Last Monday, on Martin Luther King Day, as we recommitted to fighting for Dr. King’s dream, I was struck especially by these words:
“Let us be dissatisfied until the dark yesterdays of segregated schools will be transformed into the bright tomorrows of quality integrated education. Let us be dissatisfied until integration is not seen as a problem but as an opportunity to participate in the beauty of diversity.” (Where Do We Go From Here, 1967)
Unfortunately, the “dark yesterdays of segregated schools” are still today across most of Community School District 15. We live in a diverse district, stretching from Park Slope to Sunset Park, from Red Hook to Carroll Gardens to Windsor Terrace. And there are some bright spots for sure, where educators, parents, and students have created vibrant, excellent, integrated schools. Still, at the district-level, our schools remain highly segregated. The data shows it. And we know it.
So we should be dissatisfied. But we should not stop there. We have an opportunity to do something about it -- at a district-wide level -- starting with our middle schools.
For the past five years, inspired by a growing coalition of advocates and students, I have been pushing the NYC Department of Education to take stronger action to confront school segregation -- both citywide, and right here in District 15.
Earlier this year, the DOE finally issued “Equity & Excellence for All: Diversity in New York City Public Schools,” a plan for community engagement in fostering school diversity. In many ways, Dr. King would think the plan was weak tea. It does not even use the words “segregation” or “integration” (preferring the anodyne “diversity”). But it does offer community school districts the opportunity to step up.
This week, the DOE announced that District 15 will be one of the first school districts with the chance to take responsibility to integrate our schools (District 1 on the Lower East Side/Chinatown was the first; you can read about their plan here).
For the remainder of the 2017-2018 school year, the DOE will work alongside the community to develop a District 15 middle school “diversity plan” by the end of the school year.
So we now have a real opportunity to develop and implement concrete steps to reduce school segregation and develop high-quality, integrated learning environments in all our middle schools. This will require hard, honest conversations across lines of difference, about race and inequality and education, about how we got here, what we want, and what we are willing to do.
The public process kicks off next month. I really hope you will join the conversation:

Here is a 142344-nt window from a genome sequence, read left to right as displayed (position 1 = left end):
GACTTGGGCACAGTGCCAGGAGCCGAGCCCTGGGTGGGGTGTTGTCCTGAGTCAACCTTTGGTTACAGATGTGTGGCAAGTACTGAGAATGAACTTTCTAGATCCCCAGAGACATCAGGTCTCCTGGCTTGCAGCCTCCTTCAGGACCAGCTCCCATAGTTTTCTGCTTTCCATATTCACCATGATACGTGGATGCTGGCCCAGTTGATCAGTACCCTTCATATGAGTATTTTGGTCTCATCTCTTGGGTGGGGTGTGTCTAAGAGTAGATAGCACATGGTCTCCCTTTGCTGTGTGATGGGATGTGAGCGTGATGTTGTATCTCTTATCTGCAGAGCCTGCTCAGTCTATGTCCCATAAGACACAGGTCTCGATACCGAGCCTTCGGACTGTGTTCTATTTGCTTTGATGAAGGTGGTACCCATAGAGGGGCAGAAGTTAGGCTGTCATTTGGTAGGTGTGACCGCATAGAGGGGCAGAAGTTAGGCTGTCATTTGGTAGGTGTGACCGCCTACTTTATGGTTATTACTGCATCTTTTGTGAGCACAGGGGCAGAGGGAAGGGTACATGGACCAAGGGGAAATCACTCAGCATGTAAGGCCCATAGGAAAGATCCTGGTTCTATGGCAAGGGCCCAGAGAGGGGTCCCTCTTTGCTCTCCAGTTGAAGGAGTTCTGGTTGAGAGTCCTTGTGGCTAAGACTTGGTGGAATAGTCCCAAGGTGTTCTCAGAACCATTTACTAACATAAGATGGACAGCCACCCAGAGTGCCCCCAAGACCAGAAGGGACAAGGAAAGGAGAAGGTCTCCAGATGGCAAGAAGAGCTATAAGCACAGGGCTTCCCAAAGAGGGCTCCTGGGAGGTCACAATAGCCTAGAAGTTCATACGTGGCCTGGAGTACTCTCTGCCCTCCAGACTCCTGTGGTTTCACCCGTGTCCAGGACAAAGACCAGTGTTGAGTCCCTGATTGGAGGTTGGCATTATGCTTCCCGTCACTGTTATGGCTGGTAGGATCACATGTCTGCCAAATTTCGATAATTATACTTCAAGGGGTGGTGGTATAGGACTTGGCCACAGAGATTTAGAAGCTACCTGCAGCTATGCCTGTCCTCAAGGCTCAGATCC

D15 Middle School Diversity Plan
Public Workshop #1 - Introduction
February 13, 2018, 6:30-8:30pm
Sunset Park High School
153 35th Street
The work will be led by a diverse set of D15 community stakeholders in a working group, and staffed by the planning firm WXY Studio, to guide the planning process and to help ensure inclusivity and accessibility. The working group includes District 15 school leaders and staff, CBO representatives, parents and a DOE central staff member. They will meet throughout the school year, and lead four public workshops and a series of listening tours at District 15 schools. With the support of the DOE and WXY, the working group will be responsible for developing and presenting a middle school diversity plan, with input from the broader community, by the end of this school year.
You can also stay in the loop about the D15 diversity plan process here: http://d15diversityplan.com/.
A Spanish and Mandarin version of the website will be up soon. If you have questions or comments for my office regarding school integration, please reach out to Vicki Sell email@example.com or 718-499-1090.
While it has taken longer than we wanted, I’m grateful to the DOE for moving forward with this work, and setting up a thoughtful process of community engagement. Given decades of inaction, integrating our schools will require real commitment. If we seize this moment, we have a real opportunity, in Dr. King’s words, “to achieve the bright tomorrows of quality integrated education” for all our kids.
If we seize this moment, we might be able to read his words differently next MLK Day. As the 50th anniversary of his death approaches, what could be a better way to honor his legacy and work seriously to fulfill his dream? What could be more important – for our kids, or our democracy?